Ability to concentrate works on a spectrum. Some individuals may be more susceptible to distraction, while still being well short of the clinical concentration difficulties we see in behavioural disorders such as ADHD.

"Everyone – teachers, journalists, anyone – would be somewhere on the spectrum,” says Lavie, a professor of psychology and brain sciences (did I mention that already?).

In fact, attention distractibility is akin to a personality trait and stems from differences in brain structures, she adds. Those with “smaller brain volume, in particular, frontal cortex areas are less able of exerting what we call cognitive control and paying attention to what they are meant to be paying attention to.”

So, after a morning of teaching, some of us may be more susceptible to a mid-afternoon mind wander than others. Is there anything those of us more at risk can do about that?

Alejandro Lleras, a psychology professor at the University of Illinois, has looked at the kind of break periods that can help individuals try to maintain attention over the course of a day, highlighting activities that are easily started and that are the most effective.

He also highlights what is not effective: getting too caught up in your breaktime activity. This “probably means [doing] activities that are not overly emotional,” says Lleras. “It would not be ideal to use a brief break to call your spouse and try to finish a disagreement or altercation,” he adds (don’t pretend you’ve never done it).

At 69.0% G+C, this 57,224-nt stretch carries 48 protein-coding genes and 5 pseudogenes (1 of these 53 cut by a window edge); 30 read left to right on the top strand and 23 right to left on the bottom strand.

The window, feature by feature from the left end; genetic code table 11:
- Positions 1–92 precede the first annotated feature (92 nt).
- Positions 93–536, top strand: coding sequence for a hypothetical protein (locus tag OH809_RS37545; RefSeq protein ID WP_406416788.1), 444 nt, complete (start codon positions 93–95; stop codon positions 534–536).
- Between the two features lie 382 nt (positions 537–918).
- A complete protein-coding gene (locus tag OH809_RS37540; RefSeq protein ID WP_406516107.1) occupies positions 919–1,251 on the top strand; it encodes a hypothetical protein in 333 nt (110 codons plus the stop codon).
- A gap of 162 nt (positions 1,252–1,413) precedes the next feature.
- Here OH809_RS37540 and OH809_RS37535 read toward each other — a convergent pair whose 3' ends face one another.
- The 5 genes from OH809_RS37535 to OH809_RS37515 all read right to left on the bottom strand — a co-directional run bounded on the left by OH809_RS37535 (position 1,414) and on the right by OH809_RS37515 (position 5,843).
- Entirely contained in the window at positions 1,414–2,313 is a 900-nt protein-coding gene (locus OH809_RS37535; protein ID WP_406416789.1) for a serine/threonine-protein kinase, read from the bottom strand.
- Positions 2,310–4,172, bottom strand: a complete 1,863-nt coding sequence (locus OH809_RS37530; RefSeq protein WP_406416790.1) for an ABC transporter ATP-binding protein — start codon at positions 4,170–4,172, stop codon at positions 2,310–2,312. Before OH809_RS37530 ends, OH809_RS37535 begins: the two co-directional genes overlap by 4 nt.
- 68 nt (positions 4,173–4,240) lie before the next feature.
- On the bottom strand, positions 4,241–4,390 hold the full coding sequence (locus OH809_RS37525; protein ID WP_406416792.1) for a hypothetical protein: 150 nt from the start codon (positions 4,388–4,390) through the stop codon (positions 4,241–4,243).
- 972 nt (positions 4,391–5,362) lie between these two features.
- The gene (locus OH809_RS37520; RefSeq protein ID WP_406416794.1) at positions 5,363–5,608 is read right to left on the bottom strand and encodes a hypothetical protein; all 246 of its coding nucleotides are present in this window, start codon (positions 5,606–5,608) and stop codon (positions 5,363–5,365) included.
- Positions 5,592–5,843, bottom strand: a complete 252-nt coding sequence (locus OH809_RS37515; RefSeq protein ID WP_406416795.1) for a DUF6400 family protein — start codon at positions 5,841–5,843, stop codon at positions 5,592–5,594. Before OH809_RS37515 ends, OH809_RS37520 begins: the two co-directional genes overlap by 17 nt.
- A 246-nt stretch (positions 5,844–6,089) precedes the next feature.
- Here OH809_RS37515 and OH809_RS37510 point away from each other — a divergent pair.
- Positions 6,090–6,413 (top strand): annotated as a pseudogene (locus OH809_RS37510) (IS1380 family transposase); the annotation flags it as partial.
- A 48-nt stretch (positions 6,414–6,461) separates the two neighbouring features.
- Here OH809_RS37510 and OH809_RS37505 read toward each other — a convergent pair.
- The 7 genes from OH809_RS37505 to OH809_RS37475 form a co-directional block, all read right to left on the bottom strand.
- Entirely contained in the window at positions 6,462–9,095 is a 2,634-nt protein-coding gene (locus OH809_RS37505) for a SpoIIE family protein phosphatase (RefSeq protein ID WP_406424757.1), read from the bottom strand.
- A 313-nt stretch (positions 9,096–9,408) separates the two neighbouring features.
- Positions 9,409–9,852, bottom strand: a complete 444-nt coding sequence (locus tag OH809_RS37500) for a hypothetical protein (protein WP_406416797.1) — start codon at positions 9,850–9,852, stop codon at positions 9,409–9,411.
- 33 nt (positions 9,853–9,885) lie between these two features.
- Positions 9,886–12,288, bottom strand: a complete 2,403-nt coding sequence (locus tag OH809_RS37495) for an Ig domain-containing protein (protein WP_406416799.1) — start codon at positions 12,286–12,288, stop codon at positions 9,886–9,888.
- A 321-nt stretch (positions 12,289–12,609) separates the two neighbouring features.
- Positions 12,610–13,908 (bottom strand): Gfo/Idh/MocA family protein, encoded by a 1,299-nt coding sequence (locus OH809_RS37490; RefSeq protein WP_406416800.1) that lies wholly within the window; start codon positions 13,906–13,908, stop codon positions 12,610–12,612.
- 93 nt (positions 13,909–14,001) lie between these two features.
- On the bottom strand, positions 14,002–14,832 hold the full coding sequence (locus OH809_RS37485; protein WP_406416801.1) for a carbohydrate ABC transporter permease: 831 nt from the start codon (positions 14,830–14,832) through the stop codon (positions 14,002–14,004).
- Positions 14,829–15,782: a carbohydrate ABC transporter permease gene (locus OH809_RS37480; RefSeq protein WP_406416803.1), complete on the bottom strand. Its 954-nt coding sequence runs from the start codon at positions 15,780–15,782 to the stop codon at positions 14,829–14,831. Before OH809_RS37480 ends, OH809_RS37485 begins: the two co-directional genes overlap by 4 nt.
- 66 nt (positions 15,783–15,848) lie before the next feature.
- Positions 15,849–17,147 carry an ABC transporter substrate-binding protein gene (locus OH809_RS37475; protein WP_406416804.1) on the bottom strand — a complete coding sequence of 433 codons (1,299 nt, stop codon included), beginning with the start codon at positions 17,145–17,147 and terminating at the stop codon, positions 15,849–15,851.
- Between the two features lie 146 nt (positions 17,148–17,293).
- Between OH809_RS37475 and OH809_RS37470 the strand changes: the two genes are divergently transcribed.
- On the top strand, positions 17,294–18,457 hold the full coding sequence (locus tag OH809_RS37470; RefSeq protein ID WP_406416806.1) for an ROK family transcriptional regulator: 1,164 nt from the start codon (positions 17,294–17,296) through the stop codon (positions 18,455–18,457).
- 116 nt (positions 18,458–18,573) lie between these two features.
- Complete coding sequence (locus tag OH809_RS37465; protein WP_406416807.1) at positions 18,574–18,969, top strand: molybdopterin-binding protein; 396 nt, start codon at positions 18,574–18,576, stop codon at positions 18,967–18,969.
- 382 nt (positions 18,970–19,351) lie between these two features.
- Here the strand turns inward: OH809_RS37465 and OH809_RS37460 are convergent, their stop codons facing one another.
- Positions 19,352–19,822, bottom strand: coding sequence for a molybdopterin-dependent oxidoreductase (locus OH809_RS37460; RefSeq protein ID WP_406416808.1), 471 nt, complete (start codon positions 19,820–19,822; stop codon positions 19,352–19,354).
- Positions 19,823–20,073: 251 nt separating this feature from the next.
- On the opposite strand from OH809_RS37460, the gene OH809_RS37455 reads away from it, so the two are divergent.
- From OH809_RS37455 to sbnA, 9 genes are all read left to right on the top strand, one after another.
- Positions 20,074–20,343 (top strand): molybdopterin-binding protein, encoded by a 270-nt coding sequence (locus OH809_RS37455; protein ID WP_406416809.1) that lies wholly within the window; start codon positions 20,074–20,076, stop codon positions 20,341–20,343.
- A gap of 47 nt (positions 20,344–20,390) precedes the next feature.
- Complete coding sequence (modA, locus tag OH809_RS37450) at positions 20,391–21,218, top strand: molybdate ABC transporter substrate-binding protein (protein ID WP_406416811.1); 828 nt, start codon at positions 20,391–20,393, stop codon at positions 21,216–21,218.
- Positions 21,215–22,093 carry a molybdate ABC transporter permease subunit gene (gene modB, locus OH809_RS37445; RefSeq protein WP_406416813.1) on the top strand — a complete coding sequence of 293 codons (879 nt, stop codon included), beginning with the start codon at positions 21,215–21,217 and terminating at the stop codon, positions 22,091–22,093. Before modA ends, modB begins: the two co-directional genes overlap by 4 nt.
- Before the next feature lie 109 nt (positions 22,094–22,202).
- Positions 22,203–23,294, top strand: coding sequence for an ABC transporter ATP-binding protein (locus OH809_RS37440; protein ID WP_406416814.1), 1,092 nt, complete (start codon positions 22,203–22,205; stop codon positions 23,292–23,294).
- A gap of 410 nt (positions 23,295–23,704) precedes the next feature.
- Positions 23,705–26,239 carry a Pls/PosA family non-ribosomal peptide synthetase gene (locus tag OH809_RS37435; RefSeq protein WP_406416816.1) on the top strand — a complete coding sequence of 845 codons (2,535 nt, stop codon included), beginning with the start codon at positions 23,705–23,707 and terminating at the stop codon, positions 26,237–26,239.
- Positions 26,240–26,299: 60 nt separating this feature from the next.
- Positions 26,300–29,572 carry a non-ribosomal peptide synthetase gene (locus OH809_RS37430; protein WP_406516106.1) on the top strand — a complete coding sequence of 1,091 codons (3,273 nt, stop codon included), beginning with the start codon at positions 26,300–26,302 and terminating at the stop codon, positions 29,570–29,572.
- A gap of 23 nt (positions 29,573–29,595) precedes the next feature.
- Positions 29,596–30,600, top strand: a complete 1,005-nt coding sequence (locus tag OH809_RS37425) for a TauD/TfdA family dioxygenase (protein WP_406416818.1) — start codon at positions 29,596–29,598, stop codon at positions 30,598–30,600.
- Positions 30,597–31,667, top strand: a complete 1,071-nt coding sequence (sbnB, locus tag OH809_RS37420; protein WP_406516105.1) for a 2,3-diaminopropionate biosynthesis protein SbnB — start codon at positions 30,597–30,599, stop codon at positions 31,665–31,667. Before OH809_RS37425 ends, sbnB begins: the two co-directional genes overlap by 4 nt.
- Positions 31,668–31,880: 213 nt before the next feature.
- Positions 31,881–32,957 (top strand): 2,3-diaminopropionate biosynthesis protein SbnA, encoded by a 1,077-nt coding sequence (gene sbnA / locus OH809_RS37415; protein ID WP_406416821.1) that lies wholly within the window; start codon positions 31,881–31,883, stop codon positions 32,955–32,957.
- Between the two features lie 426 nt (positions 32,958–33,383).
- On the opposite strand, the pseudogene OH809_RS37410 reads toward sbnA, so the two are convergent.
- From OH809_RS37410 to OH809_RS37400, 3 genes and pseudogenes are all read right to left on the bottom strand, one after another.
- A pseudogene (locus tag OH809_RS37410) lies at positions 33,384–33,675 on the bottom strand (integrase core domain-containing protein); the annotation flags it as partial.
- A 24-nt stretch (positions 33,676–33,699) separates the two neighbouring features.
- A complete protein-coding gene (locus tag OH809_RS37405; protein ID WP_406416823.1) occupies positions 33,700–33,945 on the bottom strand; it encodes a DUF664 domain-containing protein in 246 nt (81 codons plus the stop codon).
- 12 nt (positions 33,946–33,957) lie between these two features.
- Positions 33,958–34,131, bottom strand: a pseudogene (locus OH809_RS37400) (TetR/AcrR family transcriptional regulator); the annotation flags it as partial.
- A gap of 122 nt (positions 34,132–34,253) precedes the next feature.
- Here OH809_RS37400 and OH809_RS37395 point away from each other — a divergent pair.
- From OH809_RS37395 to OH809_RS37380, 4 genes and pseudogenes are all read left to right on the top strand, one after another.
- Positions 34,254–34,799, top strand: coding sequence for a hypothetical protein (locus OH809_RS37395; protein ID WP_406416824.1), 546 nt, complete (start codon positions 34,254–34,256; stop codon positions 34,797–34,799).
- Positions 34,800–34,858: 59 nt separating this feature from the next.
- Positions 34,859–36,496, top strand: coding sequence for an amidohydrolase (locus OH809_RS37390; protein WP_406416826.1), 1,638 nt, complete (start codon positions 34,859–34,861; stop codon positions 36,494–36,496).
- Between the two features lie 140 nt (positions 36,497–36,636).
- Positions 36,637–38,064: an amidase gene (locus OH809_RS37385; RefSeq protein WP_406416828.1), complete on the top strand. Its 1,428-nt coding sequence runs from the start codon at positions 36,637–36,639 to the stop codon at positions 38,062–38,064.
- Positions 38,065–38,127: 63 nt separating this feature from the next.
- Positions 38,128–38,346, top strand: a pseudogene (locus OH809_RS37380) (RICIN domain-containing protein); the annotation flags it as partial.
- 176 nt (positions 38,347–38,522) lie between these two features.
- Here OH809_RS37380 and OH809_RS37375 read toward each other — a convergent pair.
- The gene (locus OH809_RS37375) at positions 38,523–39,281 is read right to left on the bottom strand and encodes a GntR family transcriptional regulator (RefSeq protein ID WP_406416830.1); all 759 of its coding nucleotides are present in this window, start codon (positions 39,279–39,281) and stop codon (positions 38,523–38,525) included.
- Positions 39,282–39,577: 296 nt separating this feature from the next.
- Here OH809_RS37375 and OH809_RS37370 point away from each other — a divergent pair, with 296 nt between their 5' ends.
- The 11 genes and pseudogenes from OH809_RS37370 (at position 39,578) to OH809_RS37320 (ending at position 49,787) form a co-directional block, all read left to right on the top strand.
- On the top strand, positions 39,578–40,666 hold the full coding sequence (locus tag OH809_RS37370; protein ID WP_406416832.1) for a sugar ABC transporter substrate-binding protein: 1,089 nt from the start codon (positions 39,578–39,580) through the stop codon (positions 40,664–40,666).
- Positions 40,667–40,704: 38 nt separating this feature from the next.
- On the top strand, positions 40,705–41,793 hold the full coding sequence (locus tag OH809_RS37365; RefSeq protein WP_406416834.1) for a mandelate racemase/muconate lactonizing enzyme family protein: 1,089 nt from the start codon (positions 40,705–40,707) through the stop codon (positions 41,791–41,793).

So, what does work? Having a conversation and simply doing nothing count – just as long as you are not talking, or thinking about, what you were doing before. If you do this, you are “dual tasking”, which is “really detrimental to performance”, Lleras advises.

So, having a staffroom conversation with colleagues about the class you just taught would not be a proper break. And finishing a disagreement or altercation with a colleague about your work would be trampling all over the guidance several times.

Staring aimlessly out of the window thinking about dinner? Chatting about Love Island? Mindfully eating your sandwiches? All good.

So, that’s attention – it can play a role in any drop in performance during the afternoons, but it is not the only factor at play. Just as important, say researchers, is how the school day is structured.